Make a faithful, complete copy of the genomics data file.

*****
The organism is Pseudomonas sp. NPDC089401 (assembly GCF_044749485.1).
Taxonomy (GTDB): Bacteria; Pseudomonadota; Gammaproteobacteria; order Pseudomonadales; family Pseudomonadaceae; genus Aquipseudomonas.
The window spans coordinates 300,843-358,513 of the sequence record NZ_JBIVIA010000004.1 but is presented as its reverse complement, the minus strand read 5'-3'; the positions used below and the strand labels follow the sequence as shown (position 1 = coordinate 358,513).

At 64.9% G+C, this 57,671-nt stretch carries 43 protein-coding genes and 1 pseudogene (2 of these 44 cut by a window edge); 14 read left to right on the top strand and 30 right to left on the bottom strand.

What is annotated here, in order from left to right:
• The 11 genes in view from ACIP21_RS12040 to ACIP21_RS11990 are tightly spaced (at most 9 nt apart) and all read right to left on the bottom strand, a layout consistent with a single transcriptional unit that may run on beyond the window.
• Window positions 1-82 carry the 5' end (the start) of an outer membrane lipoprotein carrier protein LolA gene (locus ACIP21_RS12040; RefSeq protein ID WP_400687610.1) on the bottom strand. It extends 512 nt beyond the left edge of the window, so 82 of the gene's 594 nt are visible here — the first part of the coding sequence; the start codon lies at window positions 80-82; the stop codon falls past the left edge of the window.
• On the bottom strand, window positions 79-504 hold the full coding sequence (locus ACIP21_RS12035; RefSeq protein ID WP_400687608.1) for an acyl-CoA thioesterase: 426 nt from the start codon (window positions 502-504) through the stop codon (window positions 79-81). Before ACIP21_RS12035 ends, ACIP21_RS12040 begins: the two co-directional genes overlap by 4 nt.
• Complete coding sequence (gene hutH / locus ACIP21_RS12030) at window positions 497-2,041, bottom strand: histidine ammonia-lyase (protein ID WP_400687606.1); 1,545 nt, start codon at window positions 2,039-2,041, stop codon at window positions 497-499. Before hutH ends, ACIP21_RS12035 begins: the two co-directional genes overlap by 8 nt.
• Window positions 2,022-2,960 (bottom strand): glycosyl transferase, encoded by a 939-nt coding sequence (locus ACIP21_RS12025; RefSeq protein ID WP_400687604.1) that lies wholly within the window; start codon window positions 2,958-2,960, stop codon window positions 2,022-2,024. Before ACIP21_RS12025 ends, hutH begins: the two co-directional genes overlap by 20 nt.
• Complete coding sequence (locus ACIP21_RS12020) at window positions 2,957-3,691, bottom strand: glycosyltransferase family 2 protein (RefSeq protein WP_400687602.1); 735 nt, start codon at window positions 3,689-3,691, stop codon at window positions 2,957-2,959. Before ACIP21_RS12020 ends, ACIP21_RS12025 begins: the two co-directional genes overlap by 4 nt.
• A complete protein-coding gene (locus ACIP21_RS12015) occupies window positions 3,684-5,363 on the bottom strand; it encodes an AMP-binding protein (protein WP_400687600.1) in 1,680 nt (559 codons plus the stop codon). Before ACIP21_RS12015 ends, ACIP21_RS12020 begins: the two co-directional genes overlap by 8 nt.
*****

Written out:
The organism is Pseudomonas sp. NPDC089401 (assembly GCF_044749485.1).
Taxonomy (GTDB): Bacteria; Pseudomonadota; Gammaproteobacteria; order Pseudomonadales; family Pseudomonadaceae; genus Aquipseudomonas.
The window spans coordinates 300,843-358,513 of the sequence record NZ_JBIVIA010000004.1 but is presented as its reverse complement, the minus strand read 5'-3'; the positions used below and the strand labels follow the sequence as shown (position 1 = coordinate 358,513).

At 64.9% G+C, this 57,671-nt stretch carries 43 protein-coding genes and 1 pseudogene (2 of these 44 cut by a window edge); 14 read left to right on the top strand and 30 right to left on the bottom strand.

What is annotated here, in order from left to right:
• The 11 genes in view from ACIP21_RS12040 to ACIP21_RS11990 are tightly spaced (at most 9 nt apart) and all read right to left on the bottom strand, a layout consistent with a single transcriptional unit that may run on beyond the window.
• Window positions 1-82 carry the 5' end (the start) of an outer membrane lipoprotein carrier protein LolA gene (locus ACIP21_RS12040; RefSeq protein ID WP_400687610.1) on the bottom strand. It extends 512 nt beyond the left edge of the window, so 82 of the gene's 594 nt are visible here — the first part of the coding sequence; the start codon lies at window positions 80-82; the stop codon falls past the left edge of the window.
• On the bottom strand, window positions 79-504 hold the full coding sequence (locus ACIP21_RS12035; RefSeq protein ID WP_400687608.1) for an acyl-CoA thioesterase: 426 nt from the start codon (window positions 502-504) through the stop codon (window positions 79-81). Before ACIP21_RS12035 ends, ACIP21_RS12040 begins: the two co-directional genes overlap by 4 nt.
• Complete coding sequence (gene hutH / locus ACIP21_RS12030) at window positions 497-2,041, bottom strand: histidine ammonia-lyase (protein ID WP_400687606.1); 1,545 nt, start codon at window positions 2,039-2,041, stop codon at window positions 497-499. Before hutH ends, ACIP21_RS12035 begins: the two co-directional genes overlap by 8 nt.
• Window positions 2,022-2,960 (bottom strand): glycosyl transferase, encoded by a 939-nt coding sequence (locus ACIP21_RS12025; RefSeq protein ID WP_400687604.1) that lies wholly within the window; start codon window positions 2,958-2,960, stop codon window positions 2,022-2,024. Before ACIP21_RS12025 ends, hutH begins: the two co-directional genes overlap by 20 nt.
• Complete coding sequence (locus ACIP21_RS12020) at window positions 2,957-3,691, bottom strand: glycosyltransferase family 2 protein (RefSeq protein WP_400687602.1); 735 nt, start codon at window positions 3,689-3,691, stop codon at window positions 2,957-2,959. Before ACIP21_RS12020 ends, ACIP21_RS12025 begins: the two co-directional genes overlap by 4 nt.
• A complete protein-coding gene (locus ACIP21_RS12015) occupies window positions 3,684-5,363 on the bottom strand; it encodes an AMP-binding protein (protein WP_400687600.1) in 1,680 nt (559 codons plus the stop codon). Before ACIP21_RS12015 ends, ACIP21_RS12020 begins: the two co-directional genes overlap by 8 nt.